The British Museum reported that plans to digitize its entire permanent collection, which numbers more than eight million exhibitsas reported by the server ARTNews. The museum announced the move as part of ongoing efforts to increase security and make works accessible to the public. Already in August, the museum drew attention to the theft of thousands of exhibits, including more than 1,500 historical artifacts, the digitization announcement is thus a response to this event.

The project will request documenting and digitizing more than 2.4 million works and its completion is estimated to take more than five years so sometime in 2029 you will be able to view the museum’s collection virtually. Digitization is an expensive process – The British Museum will spend a total of $12.1 million on the process.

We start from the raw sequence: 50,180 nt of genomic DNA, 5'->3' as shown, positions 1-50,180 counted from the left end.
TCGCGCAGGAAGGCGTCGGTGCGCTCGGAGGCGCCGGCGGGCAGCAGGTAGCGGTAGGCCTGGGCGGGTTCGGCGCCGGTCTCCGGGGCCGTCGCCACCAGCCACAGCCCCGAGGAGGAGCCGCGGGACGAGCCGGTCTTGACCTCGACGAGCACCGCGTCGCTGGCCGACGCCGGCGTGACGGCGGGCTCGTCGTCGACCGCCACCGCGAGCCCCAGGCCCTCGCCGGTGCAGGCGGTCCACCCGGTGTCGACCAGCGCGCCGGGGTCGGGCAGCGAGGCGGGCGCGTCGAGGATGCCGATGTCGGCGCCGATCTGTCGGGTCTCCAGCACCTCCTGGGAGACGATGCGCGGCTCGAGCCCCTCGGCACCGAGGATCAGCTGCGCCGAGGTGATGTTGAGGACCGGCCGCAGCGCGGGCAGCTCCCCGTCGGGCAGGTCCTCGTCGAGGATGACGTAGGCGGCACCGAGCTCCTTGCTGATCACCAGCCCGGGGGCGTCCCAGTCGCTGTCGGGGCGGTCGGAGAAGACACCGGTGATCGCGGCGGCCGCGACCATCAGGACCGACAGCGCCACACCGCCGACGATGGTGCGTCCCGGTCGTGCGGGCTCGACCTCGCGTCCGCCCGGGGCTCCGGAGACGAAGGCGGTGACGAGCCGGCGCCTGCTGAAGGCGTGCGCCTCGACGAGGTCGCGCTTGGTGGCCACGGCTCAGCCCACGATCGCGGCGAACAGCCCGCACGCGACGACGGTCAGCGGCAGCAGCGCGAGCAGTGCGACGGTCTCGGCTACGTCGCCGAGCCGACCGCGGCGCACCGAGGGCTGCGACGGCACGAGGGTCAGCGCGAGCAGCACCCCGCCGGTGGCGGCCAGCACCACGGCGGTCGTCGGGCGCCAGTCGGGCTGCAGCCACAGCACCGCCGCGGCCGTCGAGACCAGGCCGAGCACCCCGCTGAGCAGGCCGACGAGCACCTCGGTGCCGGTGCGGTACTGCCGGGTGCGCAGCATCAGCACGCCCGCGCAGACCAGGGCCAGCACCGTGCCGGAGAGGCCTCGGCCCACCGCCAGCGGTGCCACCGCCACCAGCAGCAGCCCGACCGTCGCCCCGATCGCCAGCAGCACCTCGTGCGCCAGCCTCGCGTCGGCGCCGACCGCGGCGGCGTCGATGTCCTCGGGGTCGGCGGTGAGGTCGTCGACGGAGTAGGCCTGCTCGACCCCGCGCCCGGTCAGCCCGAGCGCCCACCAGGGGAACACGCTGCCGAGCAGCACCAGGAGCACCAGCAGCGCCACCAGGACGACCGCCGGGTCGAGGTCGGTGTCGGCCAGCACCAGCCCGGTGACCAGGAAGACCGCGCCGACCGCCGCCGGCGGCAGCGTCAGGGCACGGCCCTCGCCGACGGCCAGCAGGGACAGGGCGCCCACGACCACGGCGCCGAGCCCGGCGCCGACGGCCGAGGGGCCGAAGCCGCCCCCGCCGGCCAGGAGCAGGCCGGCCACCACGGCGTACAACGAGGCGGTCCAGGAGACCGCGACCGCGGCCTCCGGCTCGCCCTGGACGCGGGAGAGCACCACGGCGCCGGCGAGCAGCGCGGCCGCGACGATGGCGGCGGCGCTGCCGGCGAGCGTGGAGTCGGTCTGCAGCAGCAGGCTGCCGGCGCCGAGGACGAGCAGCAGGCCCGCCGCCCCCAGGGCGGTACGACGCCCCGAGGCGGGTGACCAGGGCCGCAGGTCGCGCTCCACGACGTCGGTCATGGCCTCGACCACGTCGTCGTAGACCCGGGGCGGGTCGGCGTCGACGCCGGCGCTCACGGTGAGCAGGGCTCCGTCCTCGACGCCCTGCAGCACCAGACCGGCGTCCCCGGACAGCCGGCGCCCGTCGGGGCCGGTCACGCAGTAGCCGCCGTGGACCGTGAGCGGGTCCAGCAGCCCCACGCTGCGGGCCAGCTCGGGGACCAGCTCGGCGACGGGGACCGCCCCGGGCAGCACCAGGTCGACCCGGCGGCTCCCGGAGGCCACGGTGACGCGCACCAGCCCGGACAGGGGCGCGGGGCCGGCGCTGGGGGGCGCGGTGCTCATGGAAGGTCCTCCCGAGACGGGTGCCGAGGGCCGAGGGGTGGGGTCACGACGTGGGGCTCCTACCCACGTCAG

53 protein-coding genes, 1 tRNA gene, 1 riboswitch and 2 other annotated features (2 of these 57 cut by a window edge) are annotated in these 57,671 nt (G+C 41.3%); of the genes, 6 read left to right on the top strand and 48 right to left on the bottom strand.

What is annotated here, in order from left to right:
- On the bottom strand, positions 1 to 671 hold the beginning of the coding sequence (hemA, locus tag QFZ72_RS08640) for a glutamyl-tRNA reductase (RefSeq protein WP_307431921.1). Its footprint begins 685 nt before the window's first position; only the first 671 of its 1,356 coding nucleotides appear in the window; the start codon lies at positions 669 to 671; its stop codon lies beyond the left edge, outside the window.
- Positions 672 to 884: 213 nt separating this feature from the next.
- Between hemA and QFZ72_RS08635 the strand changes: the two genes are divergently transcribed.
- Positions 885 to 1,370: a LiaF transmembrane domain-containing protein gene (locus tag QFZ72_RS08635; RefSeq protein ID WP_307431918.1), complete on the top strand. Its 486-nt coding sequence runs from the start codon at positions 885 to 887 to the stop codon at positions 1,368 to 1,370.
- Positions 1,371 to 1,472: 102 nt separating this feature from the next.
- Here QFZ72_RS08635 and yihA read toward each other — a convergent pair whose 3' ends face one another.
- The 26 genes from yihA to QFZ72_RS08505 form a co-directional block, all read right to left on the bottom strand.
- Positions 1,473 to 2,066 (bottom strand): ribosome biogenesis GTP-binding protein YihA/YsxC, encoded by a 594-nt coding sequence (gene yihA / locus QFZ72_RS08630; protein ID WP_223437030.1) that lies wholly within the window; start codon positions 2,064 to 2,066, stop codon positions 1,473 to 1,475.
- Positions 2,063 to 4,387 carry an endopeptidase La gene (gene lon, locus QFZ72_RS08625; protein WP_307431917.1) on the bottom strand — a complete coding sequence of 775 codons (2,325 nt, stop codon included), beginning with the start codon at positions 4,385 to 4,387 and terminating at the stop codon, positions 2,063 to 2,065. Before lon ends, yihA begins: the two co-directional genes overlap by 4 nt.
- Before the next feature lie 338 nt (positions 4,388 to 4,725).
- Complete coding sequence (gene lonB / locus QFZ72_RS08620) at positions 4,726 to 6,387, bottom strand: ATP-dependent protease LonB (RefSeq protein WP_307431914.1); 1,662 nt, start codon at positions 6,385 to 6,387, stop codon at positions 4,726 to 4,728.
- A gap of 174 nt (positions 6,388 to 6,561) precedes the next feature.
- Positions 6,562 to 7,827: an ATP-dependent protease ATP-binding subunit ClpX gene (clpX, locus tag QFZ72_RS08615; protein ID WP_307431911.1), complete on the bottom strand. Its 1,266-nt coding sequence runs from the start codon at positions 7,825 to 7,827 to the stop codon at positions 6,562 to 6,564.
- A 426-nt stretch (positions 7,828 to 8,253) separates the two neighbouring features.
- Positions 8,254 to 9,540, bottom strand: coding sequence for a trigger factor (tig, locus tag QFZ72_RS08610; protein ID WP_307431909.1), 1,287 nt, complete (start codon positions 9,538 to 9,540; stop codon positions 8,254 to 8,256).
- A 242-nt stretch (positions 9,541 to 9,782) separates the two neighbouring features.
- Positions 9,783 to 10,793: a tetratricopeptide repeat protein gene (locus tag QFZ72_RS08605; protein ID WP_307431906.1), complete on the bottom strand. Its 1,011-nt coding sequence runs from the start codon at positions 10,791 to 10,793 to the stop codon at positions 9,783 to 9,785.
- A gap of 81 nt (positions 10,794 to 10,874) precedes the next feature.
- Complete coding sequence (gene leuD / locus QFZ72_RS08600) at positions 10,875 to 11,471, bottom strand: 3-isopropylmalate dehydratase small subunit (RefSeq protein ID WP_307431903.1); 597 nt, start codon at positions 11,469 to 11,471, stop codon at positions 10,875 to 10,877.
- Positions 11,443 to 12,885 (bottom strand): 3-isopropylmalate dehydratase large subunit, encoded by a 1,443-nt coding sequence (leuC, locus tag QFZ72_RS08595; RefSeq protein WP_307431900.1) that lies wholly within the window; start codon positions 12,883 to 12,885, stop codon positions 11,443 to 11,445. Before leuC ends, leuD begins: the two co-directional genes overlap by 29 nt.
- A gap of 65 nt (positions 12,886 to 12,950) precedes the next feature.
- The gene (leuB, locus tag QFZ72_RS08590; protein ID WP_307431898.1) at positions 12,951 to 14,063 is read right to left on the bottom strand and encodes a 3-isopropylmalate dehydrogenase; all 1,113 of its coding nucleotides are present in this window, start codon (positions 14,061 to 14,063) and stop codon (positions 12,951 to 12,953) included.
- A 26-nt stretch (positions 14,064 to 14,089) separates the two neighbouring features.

“I believe the most important response to the thefts is to increase access, because the better the collection is known – and the more it is used – the sooner we notice any absences,” interim museum director Mark Jones said in a statement.

Although the main motivation of the digitization project is the mentioned thefts, with this announcement, the museum is also trying to fend off requests for repatriation and returning items. The chairman of the museum’s board, George Osborne, said they planned to use digitization in response to such requests.

However, the museum currently does not have the money to complete the project, but promises to funds will be obtained through private investors and will not ask the taxpayers or the British government. The museum has already digitized half of its collections as part of a project launched in 2020.